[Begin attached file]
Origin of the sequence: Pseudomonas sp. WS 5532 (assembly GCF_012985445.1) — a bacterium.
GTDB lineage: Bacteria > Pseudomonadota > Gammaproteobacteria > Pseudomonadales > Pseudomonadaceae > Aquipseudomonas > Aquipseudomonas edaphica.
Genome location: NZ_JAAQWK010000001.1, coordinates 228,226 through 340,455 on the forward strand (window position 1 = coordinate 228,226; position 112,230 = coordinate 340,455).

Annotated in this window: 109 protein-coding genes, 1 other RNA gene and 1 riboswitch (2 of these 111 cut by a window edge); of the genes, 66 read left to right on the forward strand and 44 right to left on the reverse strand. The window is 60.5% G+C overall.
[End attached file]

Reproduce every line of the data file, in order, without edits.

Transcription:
Origin of the sequence: Pseudomonas sp. WS 5532 (assembly GCF_012985445.1) — a bacterium.
GTDB lineage: Bacteria > Pseudomonadota > Gammaproteobacteria > Pseudomonadales > Pseudomonadaceae > Aquipseudomonas > Aquipseudomonas edaphica.
Genome location: NZ_JAAQWK010000001.1, coordinates 228,226 through 340,455 on the forward strand (window position 1 = coordinate 228,226; position 112,230 = coordinate 340,455).

Annotated in this window: 109 protein-coding genes, 1 other RNA gene and 1 riboswitch (2 of these 111 cut by a window edge); of the genes, 66 read left to right on the forward strand and 44 right to left on the reverse strand. The window is 60.5% G+C overall.